Size matters. Well, there’s no question about that, but does size matter in a good way or a bad way?
Back when Franklin Roosevelt was instituting his New Deal, he was clear, his aim was limiting the prerogatives of size, taming big corporations and big banks, by “securing economic freedom for the wage earner and the farmer and the small-business man.”
For our guest today, Stacy Mitchell of the Institute for Local Self-Reliance, perhaps the key words in that quotation were FCR’s two “ands” – “the wage earner and the farmer and the small-business man.”
President Franklin Roosevelt helped create a new economy and a new society and an overwhelming new electoral majority for his Democratic Party by emphasizing that linkage of the less-powerful people in America.
The history of the past 88 years has shown, the real linkage behind the Roosevelt coalition was a shared interest of industrial workers, in-the-fields farmers and Main Street businesses in being protected from the crushing oppression of industrial scale.
The history of the past 44 years has seen the abandonment of the FDR coalition by the so-called neoliberals of the Democratic Party, starting with the Presidency of Jimmy Carter, and continuing with higher and higher self-approval, from Presidents Bill Clinton and Barack Obama.
For these neo-liberals, bigness was a good thing. Big multi-national corporations, the theory went, produce lots of jobs, and the efficiencies of concentrated market power let cheaper consumer goods raise standards and lower costs of everyday living. And big corporations were perfect partners for big labor unions.
Driving this reversal of political orientation was big money, from big donors, funneled by groups like the Democratic Leadership Conference, which underwrote the careers of Bill Clinton, and his would-be successors Al Gore, John Kerry and Hillary Clinton, not to mention his actual successors Barack Obama and Joe Biden.
A perfect summation of this “new democratic policy,” Stacy Mitchell pointed out in a recent article in The Nation, was a change in language promulgated in 2001 by then-Chairman John Kerry who retitled his Senate Committee on Small Business, the Senate Committee on Small Business and Entrepreneurship, implying that the real business of small business was to get bigger.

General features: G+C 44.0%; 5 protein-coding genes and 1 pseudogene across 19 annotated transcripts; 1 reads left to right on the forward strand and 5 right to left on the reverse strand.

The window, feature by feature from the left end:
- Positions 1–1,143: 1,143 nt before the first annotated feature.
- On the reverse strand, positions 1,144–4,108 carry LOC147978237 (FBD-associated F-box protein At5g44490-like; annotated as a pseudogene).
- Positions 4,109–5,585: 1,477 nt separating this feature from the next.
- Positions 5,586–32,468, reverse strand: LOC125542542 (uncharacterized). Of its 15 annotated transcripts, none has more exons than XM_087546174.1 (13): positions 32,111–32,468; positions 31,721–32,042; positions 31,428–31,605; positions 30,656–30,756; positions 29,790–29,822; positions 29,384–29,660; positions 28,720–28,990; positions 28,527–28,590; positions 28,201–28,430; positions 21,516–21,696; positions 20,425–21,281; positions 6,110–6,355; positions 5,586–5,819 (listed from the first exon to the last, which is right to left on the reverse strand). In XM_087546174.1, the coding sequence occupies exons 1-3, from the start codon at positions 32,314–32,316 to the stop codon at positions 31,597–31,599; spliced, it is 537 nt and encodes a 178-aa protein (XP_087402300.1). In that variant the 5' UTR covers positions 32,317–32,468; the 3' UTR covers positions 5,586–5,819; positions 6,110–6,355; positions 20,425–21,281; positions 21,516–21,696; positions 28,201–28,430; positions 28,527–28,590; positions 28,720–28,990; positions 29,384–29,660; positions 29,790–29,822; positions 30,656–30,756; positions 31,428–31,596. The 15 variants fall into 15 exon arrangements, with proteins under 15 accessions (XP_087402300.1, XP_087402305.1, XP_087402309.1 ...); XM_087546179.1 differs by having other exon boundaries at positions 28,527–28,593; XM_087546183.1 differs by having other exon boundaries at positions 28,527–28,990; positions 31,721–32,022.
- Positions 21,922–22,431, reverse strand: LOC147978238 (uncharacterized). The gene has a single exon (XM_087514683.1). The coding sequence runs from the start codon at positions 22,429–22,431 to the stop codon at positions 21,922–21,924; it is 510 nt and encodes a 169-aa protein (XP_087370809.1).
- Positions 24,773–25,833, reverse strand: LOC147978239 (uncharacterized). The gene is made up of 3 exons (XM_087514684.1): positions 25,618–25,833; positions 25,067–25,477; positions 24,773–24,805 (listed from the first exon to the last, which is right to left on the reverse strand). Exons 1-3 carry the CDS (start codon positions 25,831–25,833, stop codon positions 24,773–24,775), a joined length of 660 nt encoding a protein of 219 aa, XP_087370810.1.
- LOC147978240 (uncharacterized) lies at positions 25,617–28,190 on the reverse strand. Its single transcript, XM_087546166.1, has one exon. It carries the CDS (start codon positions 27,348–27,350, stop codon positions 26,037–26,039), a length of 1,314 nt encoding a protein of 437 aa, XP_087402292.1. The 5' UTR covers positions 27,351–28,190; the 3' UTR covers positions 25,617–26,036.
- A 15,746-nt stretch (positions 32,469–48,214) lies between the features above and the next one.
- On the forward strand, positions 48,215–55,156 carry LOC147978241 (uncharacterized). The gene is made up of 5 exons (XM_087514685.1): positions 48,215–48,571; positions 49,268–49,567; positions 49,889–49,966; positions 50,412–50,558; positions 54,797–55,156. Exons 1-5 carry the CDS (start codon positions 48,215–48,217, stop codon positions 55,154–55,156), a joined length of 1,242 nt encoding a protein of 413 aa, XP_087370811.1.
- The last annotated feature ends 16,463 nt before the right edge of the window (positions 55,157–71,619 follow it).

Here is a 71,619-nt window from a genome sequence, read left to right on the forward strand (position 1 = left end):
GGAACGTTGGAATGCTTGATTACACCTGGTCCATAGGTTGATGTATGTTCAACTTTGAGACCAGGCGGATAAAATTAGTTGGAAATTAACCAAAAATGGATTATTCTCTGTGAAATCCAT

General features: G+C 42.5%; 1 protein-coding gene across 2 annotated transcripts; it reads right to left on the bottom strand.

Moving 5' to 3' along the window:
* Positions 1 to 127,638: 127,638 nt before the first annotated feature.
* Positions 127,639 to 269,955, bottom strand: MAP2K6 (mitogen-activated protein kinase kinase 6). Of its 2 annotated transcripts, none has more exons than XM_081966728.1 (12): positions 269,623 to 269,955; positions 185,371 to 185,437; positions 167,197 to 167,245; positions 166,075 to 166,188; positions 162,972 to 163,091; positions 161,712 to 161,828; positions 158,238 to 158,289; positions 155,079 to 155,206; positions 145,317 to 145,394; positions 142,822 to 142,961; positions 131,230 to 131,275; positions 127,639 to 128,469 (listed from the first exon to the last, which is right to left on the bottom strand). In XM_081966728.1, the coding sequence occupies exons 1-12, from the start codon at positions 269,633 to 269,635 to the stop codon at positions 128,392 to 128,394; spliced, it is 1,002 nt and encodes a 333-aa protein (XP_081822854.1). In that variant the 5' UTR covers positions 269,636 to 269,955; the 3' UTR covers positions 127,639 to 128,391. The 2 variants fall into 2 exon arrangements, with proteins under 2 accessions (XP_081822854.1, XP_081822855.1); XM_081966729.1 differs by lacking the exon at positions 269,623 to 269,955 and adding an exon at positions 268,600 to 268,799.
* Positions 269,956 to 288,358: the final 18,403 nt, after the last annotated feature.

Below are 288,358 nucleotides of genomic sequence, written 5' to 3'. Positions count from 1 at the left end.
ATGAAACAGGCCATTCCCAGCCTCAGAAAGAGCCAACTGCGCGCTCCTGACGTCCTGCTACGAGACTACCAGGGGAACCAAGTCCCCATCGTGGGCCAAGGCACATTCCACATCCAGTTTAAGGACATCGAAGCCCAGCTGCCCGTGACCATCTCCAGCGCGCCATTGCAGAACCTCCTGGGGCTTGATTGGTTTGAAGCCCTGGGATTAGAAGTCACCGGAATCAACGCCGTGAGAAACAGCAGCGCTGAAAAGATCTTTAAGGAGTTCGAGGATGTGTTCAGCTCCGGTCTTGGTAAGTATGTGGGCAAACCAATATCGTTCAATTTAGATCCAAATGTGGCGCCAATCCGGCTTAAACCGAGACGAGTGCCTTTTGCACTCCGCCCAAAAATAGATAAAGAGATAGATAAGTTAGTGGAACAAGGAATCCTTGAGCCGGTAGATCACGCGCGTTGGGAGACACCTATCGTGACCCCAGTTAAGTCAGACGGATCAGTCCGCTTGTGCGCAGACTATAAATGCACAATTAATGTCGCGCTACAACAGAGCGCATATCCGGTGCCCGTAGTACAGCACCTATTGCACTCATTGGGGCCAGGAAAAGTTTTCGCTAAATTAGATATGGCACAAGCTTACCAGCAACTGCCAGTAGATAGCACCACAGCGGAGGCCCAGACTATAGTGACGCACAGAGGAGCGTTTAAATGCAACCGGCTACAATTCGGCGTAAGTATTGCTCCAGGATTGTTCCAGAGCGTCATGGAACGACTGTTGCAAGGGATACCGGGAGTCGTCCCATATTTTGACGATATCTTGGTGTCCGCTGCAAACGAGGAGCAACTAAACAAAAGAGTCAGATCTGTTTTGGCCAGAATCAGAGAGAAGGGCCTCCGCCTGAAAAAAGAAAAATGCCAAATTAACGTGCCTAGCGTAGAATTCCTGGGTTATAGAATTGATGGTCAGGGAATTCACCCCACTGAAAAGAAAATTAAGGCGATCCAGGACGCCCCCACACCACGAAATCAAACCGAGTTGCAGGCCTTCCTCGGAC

To a lot of small businesspeople and family farmers, the message in the word change was – “Get lost, the Democratic coalition no longer needs you.” The Republicans offered a different approach – “Find us, and join a new GOP coalition of people in businesses, large and small, against the oppression of big government, big regulation, higher taxes and we’ll grow a lot of wealth together.
But growing wealth and sharing it are two very different things, and the hallmark of neoliberal policies under Republicans and Democrats has been a radical rise in inequality. And who’s been getting the least equal shares of the national wealth? Wage-earners, small farmers, and people with small and medium-scaled businesses.
Maybe, says Stacy Mitchell, it’s time for those economic victims to rejoin their old alliance; maybe they and their predicament – made many times worse by the COVID-19 pandemic – could remake the Democratic Party into something less like Carter/Clinton/Gore/Obama’s and more like Franklin Roosevelt’s.
Stacy Mitchell is co–executive director of the Institute for Local Self-Reliance, which produces research and advocates policies that counter concentrated power and strengthen local economies. She is the author of the book Big-Box Swindle and has produced several influential reports, including “Amazon’s Monopoly Tollbooth” and “Monopoly Power and the Decline of Small Business.”
She recently published in The Nation.